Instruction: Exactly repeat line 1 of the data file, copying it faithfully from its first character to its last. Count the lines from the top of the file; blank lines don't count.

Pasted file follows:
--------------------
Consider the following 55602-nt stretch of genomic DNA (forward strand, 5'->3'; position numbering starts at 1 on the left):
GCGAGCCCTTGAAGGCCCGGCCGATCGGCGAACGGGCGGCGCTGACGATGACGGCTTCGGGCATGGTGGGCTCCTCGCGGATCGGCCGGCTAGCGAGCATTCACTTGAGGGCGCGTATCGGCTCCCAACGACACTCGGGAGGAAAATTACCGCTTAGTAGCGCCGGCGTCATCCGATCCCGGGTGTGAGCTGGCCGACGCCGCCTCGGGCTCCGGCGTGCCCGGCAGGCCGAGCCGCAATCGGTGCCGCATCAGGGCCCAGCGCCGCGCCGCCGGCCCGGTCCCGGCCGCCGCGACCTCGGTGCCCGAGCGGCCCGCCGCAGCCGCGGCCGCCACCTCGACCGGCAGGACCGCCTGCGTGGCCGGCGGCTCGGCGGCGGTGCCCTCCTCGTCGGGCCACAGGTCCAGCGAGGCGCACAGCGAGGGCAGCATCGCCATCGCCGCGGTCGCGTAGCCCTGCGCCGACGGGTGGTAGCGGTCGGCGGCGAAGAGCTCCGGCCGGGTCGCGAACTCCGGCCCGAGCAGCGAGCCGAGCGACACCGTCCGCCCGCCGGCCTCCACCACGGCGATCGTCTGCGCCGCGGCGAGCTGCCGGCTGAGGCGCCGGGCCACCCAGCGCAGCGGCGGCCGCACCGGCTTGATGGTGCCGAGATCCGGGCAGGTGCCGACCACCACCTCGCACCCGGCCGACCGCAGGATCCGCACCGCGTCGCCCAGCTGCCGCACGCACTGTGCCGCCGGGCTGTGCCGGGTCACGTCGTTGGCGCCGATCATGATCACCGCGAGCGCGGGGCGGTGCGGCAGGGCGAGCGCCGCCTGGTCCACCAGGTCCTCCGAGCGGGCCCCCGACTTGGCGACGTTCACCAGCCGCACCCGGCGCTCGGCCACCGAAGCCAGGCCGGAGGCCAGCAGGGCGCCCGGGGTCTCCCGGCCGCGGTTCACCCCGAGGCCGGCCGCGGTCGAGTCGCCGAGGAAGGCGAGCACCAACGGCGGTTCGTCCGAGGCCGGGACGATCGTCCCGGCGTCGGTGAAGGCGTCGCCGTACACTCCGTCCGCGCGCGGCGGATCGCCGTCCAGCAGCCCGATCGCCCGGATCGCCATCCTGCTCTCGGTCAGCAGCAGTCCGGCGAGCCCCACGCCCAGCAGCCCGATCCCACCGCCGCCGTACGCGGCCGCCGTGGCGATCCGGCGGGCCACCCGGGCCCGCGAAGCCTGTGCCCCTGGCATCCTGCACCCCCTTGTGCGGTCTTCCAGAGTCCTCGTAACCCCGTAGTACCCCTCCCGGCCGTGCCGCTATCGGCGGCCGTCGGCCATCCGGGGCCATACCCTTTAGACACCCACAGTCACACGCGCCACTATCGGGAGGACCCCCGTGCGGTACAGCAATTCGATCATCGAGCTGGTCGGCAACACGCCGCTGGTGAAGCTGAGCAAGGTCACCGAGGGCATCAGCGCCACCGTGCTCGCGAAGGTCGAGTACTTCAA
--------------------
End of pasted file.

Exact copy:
Consider the following 55602-nt stretch of genomic DNA (forward strand, 5'->3'; position numbering starts at 1 on the left):